Why reducing food waste matters

Food Waste Action Week

According to WRAP “around a third of the food produced globally is lost or wasted and it’s having a real impact on climate change, contributing 8–10% of total man-made greenhouse gas (GHG) emissions.” It is therefore unsurprising that one of the UN Sustainable Development goals is to half global food waste by 2030.

Cutting global food waste by half would add a 1/5th to the world’s total food supply. This is highly significant when facing the challenge of how to feed a growing global population, in a sustainable manner. 

One of the key themes presented by Mason and Lang in their book, ‘Sustainable Diets’ is that of food waste. We explored this in a blog last year that looked at, among other things, the aim of ‘losing less’. You can read that in detail, here.

Food Waste Action Week 2022 is an opportunity to both raise awareness and to create change. From 7 March – 13 March, there is a global initiative to promote the environmental consequences of wasting food, and to inspire activities that help to reduce the amount of food we all waste. As food procurement experts, managing the whole food supply chain, this is something allmanhall are acutely aware of and something we know we all have the power to affect. This can be from supply chain activity down to catering operations or even how we reduce food waste in our own households.

Love food, hate waste

To understand how foodservice environments can review their operational behaviour to and play a key role in the reduction of food waste, take a look here.

Want a greater understanding of the topic of food waste? Here’s some food for thought…

Labelling, storing and pack-sizes…

Here are some ways food suppliers can help reduce consumer wastage. Suggestions from WRAP also support these ideas, too.

  • Choosing correct date labelling, using ‘best before’ when possible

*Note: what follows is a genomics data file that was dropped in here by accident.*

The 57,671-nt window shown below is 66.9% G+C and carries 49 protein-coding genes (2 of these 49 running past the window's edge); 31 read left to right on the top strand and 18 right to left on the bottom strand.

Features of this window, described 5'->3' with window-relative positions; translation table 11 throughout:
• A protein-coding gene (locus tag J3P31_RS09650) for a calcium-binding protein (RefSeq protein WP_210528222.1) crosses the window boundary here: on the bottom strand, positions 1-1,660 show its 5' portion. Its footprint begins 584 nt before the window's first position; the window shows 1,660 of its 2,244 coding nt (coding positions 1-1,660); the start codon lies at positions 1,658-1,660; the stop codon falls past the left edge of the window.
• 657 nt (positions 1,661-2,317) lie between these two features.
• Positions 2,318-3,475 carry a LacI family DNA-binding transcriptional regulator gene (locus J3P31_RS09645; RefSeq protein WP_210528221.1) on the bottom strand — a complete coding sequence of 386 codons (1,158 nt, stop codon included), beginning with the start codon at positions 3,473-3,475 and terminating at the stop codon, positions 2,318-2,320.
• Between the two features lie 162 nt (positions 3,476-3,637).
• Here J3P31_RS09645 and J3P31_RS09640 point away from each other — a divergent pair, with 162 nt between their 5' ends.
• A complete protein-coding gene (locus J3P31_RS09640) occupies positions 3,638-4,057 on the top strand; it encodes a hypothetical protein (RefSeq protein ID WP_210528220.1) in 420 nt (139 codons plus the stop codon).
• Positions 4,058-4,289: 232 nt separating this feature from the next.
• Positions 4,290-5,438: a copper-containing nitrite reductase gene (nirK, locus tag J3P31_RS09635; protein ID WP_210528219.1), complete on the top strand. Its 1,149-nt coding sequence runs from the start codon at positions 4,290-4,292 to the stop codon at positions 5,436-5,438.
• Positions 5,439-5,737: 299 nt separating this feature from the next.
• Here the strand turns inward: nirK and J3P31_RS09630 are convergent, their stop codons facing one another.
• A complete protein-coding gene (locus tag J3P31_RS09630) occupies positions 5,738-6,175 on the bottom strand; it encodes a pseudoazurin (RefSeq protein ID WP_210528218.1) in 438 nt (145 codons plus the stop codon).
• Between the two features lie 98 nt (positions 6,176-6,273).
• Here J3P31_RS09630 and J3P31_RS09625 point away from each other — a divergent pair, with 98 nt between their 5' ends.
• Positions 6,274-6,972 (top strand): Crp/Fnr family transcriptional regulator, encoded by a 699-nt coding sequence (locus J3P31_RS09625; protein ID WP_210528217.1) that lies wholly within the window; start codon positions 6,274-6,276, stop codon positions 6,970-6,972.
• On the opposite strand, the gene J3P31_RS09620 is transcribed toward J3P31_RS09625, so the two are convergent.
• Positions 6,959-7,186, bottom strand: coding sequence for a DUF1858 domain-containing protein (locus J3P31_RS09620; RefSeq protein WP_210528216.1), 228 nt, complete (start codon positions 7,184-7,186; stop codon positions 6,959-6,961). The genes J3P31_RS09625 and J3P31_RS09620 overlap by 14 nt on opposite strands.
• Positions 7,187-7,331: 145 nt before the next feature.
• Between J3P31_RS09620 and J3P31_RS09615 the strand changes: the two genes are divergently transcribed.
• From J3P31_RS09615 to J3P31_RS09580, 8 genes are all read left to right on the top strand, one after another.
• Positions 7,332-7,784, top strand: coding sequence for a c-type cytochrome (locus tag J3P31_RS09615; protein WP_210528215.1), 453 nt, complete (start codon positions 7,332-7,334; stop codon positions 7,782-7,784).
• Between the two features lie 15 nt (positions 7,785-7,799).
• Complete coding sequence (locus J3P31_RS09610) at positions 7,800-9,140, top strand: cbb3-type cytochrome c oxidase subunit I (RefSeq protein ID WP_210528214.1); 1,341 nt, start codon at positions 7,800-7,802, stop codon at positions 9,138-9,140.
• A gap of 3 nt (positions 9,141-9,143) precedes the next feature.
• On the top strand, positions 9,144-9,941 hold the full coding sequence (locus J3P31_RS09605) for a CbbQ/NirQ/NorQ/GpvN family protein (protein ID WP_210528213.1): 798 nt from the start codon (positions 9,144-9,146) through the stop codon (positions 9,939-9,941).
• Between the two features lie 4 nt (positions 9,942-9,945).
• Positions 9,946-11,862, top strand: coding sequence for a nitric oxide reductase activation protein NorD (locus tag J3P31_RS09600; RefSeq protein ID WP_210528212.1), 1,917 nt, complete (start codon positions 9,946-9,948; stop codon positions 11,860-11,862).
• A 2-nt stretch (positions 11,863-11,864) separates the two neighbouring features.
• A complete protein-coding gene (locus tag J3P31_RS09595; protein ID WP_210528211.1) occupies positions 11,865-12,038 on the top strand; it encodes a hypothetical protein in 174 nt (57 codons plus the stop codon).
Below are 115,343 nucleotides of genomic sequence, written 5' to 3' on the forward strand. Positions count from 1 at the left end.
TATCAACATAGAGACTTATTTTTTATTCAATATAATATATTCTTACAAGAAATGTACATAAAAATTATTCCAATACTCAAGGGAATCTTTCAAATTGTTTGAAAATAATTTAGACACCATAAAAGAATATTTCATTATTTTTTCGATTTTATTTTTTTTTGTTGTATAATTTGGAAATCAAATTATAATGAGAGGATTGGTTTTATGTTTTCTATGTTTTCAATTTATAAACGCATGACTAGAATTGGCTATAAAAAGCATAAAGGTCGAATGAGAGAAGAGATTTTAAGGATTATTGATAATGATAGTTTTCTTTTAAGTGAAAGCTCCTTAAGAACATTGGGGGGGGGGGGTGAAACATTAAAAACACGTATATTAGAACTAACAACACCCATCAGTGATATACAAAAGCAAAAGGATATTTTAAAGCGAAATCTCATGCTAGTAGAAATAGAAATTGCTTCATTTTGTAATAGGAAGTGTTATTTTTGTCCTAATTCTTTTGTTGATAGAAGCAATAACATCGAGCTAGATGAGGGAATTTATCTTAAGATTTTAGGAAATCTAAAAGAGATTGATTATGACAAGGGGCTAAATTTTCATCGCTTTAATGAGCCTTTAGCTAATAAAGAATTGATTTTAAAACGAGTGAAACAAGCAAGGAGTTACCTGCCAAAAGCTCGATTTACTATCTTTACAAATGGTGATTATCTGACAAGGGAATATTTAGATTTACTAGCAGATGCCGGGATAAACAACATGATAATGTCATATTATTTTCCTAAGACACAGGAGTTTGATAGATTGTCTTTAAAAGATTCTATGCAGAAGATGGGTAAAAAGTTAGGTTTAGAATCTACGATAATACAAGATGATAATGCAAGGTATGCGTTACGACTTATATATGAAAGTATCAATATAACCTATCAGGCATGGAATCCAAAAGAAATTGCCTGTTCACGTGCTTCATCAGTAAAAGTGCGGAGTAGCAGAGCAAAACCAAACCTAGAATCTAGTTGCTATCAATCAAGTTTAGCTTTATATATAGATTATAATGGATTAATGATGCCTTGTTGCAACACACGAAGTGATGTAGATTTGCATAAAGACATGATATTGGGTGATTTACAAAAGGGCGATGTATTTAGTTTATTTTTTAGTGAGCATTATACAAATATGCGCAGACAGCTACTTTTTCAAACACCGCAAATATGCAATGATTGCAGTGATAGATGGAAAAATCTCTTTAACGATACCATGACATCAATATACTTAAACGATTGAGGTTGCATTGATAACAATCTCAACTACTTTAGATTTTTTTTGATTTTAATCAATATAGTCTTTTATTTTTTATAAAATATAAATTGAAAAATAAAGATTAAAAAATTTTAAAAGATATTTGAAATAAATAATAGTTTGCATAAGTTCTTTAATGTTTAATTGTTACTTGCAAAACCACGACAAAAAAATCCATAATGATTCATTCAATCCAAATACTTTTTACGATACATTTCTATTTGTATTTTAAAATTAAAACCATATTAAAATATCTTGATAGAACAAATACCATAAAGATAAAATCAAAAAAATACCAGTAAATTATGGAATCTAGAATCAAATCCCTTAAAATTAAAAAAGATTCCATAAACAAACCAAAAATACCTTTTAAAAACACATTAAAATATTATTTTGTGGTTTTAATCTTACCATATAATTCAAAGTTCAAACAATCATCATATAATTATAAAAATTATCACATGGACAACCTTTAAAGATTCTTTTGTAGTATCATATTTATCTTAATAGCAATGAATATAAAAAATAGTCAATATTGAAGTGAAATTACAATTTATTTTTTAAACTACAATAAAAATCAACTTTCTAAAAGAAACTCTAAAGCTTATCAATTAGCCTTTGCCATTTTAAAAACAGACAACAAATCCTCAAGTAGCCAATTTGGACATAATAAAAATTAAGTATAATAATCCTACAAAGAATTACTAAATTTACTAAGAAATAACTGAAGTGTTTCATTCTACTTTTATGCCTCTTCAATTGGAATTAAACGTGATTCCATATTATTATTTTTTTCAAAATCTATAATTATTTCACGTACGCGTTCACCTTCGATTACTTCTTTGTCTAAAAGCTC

• Removing ‘sell by and ‘display until’ dates
  • Extending shelf life (providing food quality and safety are not compromised)
  • Providing clear storage guidance
  • Clear advice on foods which can be frozen at home
  • Providing portioning information on packaging
  • Smaller pack sizes where products are wasted in high volume, e.g. bread loaves. If not appropriate, then providing guidance on optimising storage and freezing.


As well as reducing food waste, these suggestions can help manage food budgets and achieve food cost savings. With food inflation what it is at the moment, this is yet another motivation to change behaviour and help to reduce waste.

The counter-intuitive role of packaging

Packaging is a critical aspect of food production. It keeps food safe and helps prevent wastage. Packaging also facilitates efficient communication throughout the supply chain by enabling the communication of information. Trade-offs occur between having enough packaging to prevent damage and wastage, but not so much that high emissions are generated from the production and transport of the packaging.

It seems counter-intuitive to think that packaging may actually support sustainable food systems.

Yet again we see the complex factors surrounding sustainable food systems – the considerations around packaging and its potential to reduce waste serve to highlight these intricacies and interdependencies.

In Europe, up to 20% of all produced food is wasted. Reducing waste provides a major opportunity to make food more sustainable and economically efficient. Whilst wastage in low-income countries tend to be post-harvest waste, in developed countries, consumer and foodservice waste is highest.

Eliminating household and catering food waste in Europe and the Americas would add a whopping 10% to the world’s food supply. Let’s be part of making this big difference. Losing less is the way to inspire improvement from both a sustainability and an economic perspective.

Read more about what your foodservice operation can do to reduce food waste, here.

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